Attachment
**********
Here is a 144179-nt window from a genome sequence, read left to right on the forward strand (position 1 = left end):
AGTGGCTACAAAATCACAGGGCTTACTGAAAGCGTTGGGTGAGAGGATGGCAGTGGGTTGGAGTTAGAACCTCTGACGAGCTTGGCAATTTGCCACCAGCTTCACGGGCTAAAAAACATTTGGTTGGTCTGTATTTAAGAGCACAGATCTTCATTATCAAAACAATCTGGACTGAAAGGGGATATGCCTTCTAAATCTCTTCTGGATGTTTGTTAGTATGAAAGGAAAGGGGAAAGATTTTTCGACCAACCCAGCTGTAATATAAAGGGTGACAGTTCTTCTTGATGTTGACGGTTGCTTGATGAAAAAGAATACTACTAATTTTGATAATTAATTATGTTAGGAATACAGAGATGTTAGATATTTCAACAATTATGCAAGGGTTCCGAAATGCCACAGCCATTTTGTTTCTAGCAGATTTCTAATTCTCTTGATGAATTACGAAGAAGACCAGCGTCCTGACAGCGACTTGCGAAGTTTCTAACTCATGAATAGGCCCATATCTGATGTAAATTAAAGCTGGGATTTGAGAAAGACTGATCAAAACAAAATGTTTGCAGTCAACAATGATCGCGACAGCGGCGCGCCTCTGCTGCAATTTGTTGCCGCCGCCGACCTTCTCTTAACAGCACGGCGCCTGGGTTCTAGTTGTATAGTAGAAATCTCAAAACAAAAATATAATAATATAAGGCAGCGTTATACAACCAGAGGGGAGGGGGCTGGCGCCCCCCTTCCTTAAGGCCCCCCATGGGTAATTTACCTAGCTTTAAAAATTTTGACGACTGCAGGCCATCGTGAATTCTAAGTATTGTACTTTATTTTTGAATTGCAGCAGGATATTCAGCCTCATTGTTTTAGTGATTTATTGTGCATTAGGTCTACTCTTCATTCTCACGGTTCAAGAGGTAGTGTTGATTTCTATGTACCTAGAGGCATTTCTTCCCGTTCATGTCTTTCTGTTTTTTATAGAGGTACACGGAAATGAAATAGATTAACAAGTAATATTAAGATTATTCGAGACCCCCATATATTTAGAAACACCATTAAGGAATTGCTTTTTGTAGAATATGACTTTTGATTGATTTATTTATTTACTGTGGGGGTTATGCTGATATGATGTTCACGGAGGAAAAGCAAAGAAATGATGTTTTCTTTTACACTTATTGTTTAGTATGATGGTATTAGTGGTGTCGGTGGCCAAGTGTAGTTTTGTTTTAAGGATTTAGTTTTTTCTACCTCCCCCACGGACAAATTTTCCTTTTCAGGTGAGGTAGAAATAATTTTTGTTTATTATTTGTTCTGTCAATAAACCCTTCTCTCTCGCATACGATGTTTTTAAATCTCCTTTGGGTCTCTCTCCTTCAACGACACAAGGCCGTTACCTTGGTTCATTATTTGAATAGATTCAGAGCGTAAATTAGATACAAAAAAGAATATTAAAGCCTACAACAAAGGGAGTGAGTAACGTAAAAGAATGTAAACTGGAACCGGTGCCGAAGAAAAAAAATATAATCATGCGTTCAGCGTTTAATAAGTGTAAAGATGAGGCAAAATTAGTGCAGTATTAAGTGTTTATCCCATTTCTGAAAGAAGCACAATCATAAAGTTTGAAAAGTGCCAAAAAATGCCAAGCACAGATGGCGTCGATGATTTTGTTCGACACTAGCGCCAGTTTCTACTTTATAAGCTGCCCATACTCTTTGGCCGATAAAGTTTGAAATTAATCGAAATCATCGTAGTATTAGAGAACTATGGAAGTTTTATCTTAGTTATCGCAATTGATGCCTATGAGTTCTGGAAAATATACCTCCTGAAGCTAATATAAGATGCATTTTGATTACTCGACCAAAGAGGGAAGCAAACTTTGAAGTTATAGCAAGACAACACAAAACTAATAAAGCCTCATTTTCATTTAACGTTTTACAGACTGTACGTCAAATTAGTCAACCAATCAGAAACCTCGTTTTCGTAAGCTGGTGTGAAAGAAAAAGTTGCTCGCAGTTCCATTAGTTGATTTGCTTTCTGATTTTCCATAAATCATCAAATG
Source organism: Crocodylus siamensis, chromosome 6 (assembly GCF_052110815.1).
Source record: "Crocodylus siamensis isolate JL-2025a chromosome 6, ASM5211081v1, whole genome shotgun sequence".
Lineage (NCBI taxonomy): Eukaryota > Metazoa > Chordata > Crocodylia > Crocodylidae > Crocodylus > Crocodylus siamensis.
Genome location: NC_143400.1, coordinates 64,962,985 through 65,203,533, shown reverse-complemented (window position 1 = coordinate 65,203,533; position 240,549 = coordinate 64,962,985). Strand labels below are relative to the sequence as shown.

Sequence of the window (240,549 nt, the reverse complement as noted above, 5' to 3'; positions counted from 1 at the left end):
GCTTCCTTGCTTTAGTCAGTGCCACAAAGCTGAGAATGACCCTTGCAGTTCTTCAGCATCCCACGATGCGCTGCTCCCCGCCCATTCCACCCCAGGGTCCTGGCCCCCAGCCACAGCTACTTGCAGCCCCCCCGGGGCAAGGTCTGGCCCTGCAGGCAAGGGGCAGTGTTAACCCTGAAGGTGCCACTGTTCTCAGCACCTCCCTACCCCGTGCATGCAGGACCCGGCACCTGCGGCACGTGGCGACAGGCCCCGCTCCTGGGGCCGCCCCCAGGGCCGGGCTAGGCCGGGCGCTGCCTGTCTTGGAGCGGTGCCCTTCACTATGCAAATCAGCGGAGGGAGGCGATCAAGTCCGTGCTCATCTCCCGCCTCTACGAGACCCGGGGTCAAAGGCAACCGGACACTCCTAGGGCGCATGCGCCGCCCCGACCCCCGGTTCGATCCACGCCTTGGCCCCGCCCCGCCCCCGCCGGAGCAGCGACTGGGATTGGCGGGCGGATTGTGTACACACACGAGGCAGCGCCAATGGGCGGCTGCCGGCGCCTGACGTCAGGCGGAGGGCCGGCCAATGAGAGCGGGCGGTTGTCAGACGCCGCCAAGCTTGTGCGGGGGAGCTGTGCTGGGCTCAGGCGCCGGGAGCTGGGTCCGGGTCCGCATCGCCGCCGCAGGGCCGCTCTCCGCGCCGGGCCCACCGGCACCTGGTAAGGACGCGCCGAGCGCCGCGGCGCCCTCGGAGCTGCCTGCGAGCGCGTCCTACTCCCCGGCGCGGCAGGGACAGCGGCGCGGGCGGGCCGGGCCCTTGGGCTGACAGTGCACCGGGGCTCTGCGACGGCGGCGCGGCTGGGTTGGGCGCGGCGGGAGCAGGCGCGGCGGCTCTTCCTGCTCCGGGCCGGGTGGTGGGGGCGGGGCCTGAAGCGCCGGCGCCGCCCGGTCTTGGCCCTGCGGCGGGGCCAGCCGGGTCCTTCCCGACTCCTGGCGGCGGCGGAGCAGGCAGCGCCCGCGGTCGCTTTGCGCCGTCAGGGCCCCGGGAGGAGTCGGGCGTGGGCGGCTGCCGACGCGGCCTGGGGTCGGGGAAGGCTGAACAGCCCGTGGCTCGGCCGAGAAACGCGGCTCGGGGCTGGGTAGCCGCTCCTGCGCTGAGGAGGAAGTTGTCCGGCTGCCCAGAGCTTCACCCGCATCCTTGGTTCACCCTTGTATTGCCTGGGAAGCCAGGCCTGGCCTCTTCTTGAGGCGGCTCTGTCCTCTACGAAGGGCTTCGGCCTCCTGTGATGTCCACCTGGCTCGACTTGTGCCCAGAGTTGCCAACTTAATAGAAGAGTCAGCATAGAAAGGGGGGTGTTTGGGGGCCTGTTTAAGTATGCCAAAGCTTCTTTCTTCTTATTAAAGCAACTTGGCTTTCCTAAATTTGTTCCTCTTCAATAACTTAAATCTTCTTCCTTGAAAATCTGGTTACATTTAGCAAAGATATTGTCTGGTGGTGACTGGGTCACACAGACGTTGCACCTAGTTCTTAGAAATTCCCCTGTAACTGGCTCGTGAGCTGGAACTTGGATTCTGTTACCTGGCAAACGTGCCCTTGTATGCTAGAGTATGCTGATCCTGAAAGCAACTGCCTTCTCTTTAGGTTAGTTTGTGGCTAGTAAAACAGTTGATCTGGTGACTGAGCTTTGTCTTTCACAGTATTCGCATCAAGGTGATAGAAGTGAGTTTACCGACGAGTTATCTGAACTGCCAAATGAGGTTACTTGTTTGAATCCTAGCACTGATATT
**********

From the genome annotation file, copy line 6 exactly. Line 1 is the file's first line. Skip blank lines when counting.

Genome location: NC_143400.1, coordinates 64,962,985 through 65,203,533, shown reverse-complemented (window position 1 = coordinate 65,203,533; position 240,549 = coordinate 64,962,985). Strand labels below are relative to the sequence as shown.